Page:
Contractor to Contractor: Larson-Danielson Construction Company
Since 1908, Larson-Danielson Construction Company has provided quality masonry work across northwest Indiana. A fourth-generation firm, the company was named one of Indiana's 50 largest construction firms by Indiana Business magazine. Pat Lockwood, Larson-Danielson's project manager, recently shared with us his company's history, his opinions on the future of the masonry industry, and his company's keys to successful growth.
Masonry: Tell us a little about Larson-Danielson's history.
Lockwood: The company was started almost 100 years ago by Charles Larson. He operated as a general contractor out of LaPorte, Ind. He subcontracted some work to Emil Danielson, who was a brick mason. They formed a partnership from that project. Frank Larson, the brother of Charles, had married Emil's sister, Anna. According to what we know, it's suggested that Frank joined the firm and the three men incorporated as a business in LaPorte in 1908.
The company is actually a fourth-generation company. Tim Larson is the president of the company, Terry Larson is the secretary/treasurer, Mark Danielson is a vice president and Tom Walter, who was added about 15 years ago as an owner, is also a vice president.
Masonry: According to your website, Larson-Danielson is ranked as one of Indiana's 50 largest construction firms. To what do you attribute your company's growth and success?
Lockwood: Management believes that employees here are the most valuable assets to the company, and nothing can be achieved without teamwork. The owners have stressed teamwork quite a bit, and have supported all of the people they've brought on. Basically, they try to support an atmosphere that allows employees to take on responsibility and also allows for the possibility for growth as individuals.
Masonry: Your website discusses the large amount of work that you do for longstanding customers. What steps do you take to ensure this repeat business?
Lockwood: It's obvious that client satisfaction is a priority on any job. The reason we have such repeat business is because we're willing to go that extra mile for clients that we've worked for in the past. Word-of-mouth is probably the best advertisement you can have. When you have a client that's satisfied with the quality of work that you've provided, they're going to let people know. Although, sometimes it might cost you a little more money to reach that quality, we feel it's worth it. That's kind of been our direction: Client satisfaction is number one.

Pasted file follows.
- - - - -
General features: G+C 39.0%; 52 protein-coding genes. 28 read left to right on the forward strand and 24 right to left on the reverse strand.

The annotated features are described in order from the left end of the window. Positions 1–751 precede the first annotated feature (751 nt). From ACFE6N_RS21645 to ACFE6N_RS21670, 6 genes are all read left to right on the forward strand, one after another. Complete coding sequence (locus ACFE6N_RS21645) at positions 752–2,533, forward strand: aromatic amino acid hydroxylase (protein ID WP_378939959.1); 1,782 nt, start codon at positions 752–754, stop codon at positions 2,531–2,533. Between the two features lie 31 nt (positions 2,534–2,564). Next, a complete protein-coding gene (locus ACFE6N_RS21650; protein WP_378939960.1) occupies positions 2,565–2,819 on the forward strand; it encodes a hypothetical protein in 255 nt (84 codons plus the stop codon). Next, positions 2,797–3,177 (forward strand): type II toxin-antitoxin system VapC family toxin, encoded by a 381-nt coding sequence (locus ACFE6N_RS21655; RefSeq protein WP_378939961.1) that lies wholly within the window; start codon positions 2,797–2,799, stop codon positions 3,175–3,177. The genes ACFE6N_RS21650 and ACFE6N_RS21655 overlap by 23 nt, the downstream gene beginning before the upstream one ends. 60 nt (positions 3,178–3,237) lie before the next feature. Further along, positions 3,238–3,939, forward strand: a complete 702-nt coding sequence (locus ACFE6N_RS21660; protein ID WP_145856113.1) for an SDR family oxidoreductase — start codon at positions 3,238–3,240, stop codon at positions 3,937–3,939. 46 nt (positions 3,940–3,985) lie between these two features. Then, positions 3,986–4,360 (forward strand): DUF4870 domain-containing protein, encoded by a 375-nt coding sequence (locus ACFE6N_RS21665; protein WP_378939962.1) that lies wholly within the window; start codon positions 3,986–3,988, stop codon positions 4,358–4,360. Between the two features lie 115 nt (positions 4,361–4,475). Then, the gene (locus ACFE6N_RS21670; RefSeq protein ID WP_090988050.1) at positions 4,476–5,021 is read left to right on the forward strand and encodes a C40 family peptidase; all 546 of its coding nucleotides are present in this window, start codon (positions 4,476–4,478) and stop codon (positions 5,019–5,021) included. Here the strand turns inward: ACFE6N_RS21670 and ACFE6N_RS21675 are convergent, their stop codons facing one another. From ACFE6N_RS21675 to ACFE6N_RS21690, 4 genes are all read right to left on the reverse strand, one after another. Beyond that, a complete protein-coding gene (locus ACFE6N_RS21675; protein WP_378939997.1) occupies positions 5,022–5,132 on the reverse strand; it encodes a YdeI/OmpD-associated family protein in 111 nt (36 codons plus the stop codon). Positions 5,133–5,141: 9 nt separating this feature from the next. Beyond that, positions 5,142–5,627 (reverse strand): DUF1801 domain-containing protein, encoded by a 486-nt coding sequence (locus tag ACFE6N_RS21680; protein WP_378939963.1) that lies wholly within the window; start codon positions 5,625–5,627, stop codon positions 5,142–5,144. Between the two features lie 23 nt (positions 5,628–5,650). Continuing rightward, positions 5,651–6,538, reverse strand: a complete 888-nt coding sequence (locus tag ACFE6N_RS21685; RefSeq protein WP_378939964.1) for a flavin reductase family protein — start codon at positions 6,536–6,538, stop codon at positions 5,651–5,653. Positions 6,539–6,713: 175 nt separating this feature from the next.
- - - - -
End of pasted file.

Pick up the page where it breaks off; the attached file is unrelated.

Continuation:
Masonry: Your extensive array of services includes everything from project planning services and design/build, to general contracting and industrial/in-plant construction. How has offering this breadth of services given your company an edge over the competition?
Lockwood: Having more services that you can provide to the client does make you more appealing to different industries. Our expertise and the various delivering methods have proved to be an asset for Larson-Danielson.
If a client is looking for a fast-track project, we have those design/build capabilities that we can do in-house and provide that to them, which also allows us the ability to manage the cost and schedule the project. By being able to do the design work in-house — we have four, full-time registered engineers, and three, full-time draftsmen and architects that we use as consultants on a regular basis — it does give us an advantage over some of our competitors who may not have those resources available to them.
Masonry: Larson-Danielson uses an online, digital plan room to offer downloading, publishing, management, ordering and distribution of materials. How has this helped your business?
Lockwood: Advancements in technology have definitely had an impact on the construction industry. These advancements have allowed us to become quicker and more efficient in our everyday activities. The owners here have made a commitment to provide us with the most advanced technology that's available. The online, digital plan room is an efficient way to distribute documents to subcontractors and suppliers so we can receive bids back from them.